‘Kiwipedo’ who tried to buy child online for sex resentenced to three years


2022-12-07 07:51:34

By Qiuyi Tan, Open Justice reporter of NZ Herald

Late night internet addiction or working late man using laptop computer in the dark

Aaron Joseph Hutton was known on the dark web as ‘Kiwipedo’.
Photo: 123rf

WARNING: This story contains descriptions and language associated with child sex offending.

A man who tried to buy a child online for sex received just over three years for his depraved actions at a resentencing heard in court today.

Known on the dark web as ‘Kiwipedo’, Aaron Joseph Hutton was sent to jail last January for trying to buy a young girl for sex on the dark web, spending months in a chat room to that end.

His intended victim was three and Hutton intended to use her as a sex slave, a Judge said earlier.

Hutton has claimed he only intended to “troll” authorities and was in possession of hundreds child abuse images by accident.

Hutton’s five-year term was tossed in July 2021 after High Court Justice Timothy Brewer found the previous sentencing hearing was improperly conducted.

Hutton appeared for another sentencing on Wednesday before Judge David Sharp in the Auckland District Court after convictions for possessing objectionable material and dealing with people under 18 for sex.

He sat masked in the dock wearing a white shirt, remaining silent and appearing bored by the proceedings.

Hutton sat up and began listening more attentively when Judge Sharp began delivering his new sentence. He has been on remand in custody.

His lawyer had submitted that Hutton was remorseful.

Judge Sharp said a pre-sentence report showed Hutton had suffered protracted abuse and had substance abuse issues.

However, Judge Sharp said the lead offending, the charge of dealing with people under 18 for sex that amounted to attempting to procure an infant online, was depraved and there were no mitigating features.

“These are significant aggravating aspects,” Judge Sharp said.

“The offending has nothing to it which could be said to be mitigating.”

Because the lead charge amounted to an unsuccessful attempt, the maximum sentence that could be imposed was seven years, Judge Sharp said.

His lawyer sought a starting point of two-and-half years but the judge said that was insufficient, instead adopting three-and-half years.

That was increased to four years taking into account Hutton’s possession of child abuse material.

Judge Sharp reduced the sentence by four months to take into account a late plea, with the same reduction for the rehabilitative work he had undertaken including drug and alcohol course.

A further two-month discount was applied for his time spent on electronically monitored bail and the availability of restorative justice, leading to an end sentence of three years, two months. He received two years for the child abuse images, to be served concurrently.

Justice Brewer earlier determined that the district court judge who oversaw the sentencing should have ordered a disputed facts hearing after realising the Crown and the defence disagreed over the summary of facts presented to the court.

Police first started tracking a person with the username ‘Kiwipedo’ in 2014, thanks to an undercover operation on the dark web conducted by Australian law enforcement.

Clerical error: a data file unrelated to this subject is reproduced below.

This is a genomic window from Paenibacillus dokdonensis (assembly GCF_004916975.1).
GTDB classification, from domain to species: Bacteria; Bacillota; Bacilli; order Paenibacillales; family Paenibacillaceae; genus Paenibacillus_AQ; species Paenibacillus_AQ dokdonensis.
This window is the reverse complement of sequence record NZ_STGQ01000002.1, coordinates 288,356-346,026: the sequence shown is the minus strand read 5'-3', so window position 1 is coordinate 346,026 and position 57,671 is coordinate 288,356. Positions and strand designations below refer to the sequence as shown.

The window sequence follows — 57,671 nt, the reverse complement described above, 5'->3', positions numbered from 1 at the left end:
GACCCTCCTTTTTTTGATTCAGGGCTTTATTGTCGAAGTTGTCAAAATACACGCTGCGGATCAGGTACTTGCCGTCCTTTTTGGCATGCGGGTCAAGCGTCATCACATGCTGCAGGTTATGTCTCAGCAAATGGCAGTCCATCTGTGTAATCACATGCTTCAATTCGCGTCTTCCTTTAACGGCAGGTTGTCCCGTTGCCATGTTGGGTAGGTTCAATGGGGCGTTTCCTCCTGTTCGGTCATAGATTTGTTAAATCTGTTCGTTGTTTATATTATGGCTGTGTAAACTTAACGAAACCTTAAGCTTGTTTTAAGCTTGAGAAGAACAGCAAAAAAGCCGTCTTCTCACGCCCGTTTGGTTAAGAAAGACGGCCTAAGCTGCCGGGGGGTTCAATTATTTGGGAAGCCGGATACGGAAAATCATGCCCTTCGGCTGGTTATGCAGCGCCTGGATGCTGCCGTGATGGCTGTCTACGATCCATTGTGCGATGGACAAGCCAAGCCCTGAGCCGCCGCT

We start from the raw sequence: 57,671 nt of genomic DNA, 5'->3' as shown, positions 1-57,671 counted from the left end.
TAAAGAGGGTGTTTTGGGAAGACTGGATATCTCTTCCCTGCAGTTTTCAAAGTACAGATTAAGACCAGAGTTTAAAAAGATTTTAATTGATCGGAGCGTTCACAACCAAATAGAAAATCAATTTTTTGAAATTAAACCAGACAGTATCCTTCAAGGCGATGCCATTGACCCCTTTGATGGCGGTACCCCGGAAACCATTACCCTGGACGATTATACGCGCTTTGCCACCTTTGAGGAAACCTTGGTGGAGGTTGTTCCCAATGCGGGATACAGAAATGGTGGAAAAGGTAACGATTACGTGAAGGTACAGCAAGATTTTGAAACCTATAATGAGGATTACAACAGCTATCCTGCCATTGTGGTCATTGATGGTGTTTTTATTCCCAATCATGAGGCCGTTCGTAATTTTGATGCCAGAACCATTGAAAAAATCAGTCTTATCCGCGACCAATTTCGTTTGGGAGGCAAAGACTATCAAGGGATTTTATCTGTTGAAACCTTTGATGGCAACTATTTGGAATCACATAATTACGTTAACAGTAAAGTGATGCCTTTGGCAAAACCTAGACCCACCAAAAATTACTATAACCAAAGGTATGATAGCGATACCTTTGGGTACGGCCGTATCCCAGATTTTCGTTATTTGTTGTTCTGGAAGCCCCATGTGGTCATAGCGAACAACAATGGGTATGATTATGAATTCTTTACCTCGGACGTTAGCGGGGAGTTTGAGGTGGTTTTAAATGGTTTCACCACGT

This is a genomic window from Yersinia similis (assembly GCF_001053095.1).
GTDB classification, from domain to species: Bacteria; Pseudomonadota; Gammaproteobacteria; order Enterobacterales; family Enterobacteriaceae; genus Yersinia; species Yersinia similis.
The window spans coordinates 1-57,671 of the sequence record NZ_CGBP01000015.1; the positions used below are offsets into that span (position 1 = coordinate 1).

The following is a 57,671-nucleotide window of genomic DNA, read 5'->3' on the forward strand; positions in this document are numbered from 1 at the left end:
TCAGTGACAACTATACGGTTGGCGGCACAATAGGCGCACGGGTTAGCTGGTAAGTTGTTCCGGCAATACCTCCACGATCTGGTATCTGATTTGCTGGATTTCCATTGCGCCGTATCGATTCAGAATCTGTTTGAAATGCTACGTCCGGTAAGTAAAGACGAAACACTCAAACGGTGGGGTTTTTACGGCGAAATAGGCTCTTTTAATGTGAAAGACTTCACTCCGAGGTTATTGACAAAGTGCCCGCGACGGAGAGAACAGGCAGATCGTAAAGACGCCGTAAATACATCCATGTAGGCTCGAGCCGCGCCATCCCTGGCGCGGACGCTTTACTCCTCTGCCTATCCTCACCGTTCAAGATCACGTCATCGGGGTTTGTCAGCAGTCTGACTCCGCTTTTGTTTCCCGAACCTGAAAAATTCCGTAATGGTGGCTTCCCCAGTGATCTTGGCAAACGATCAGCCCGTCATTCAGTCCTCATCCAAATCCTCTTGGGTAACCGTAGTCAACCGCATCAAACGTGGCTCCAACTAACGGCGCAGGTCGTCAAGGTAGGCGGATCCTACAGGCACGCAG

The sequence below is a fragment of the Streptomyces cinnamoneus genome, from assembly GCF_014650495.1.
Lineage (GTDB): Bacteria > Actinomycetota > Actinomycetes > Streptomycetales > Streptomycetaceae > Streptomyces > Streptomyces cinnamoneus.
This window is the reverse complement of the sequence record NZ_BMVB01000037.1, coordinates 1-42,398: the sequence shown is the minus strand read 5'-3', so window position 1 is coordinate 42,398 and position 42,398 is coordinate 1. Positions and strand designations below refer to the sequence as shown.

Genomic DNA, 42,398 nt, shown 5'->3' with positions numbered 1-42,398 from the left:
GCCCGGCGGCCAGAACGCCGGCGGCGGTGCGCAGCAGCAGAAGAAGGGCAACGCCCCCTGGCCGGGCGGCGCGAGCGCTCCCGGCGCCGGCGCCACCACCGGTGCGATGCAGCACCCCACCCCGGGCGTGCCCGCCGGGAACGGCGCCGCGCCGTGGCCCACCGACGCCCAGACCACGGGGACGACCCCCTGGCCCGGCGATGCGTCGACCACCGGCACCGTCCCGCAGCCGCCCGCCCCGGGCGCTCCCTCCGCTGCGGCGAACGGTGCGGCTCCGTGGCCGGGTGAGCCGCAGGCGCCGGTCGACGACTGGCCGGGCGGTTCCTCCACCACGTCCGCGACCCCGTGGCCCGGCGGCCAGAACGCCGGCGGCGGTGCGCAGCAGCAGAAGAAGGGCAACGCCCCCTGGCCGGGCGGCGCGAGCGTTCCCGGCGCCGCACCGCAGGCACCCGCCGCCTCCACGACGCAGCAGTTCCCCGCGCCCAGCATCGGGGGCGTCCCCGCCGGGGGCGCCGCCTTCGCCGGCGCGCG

The computer was traced to an Auckland workplace in 2015, and both the workplace and his home were searched by New Zealand authorities.

The Department of Internal Affairs was alerted, and undercover officers from New Zealand then contacted him on the dark web.

Not realising he was speaking to undercover law enforcement officers in Australia, Kiwipedo described notorious Austrian paedophile Josef Fritzl, who imprisoned his daughter in a basement for 24 years and repeatedly raped her, as a “hero”, authorities alleged.

It was with New Zealand officers that he started asking about international child trafficking and said he would pay up to $15,000 in cash or in Bitcoin for a child under seven.

Hutton initially stood trial for two charges of attempting to deal with a young person for sexual exploitation, one charge of attempted indecent act on a child and 15 charges of possession of objectionable publications.

As part of his plea agreement, Hutton admitted that from January to February 2015 he tried to enter a deal involving the sexual exploitation of a girl under the age of seven. He also pleaded guilty to one representative charge of possession of 417 objectionable images of children being sexually abused.

Other charges were withdrawn by the Crown, including allegations from April 2015 involving another fictitious child.

The Crown said the agreement included a stipulation that the summary of facts would also contain the withdrawn charges so that Auckland District Court Judge Allan Roberts could have context for the remaining charges. But Hutton’s lawyer disagreed.

Judge Roberts, who had scheduled the sentencing hearing for his last day on the bench, decided to accept the summary of facts as it was.

“The defence takes issue with the following material,” he noted. “I consider, however, that it does serve to paint a full picture of exactly what it was you were looking for.”

During the original sentencing hearing, Judge Robert also characterised as “nonsense” the suggestion that Hutton only aimed to waste police time and was never going to go through with child sex trafficking.

“Your intended victim was three,” the judge said. “She was to become a sex slave.”

* This story originally appeared in the New Zealand Herald.

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Source by [earlynews24.com]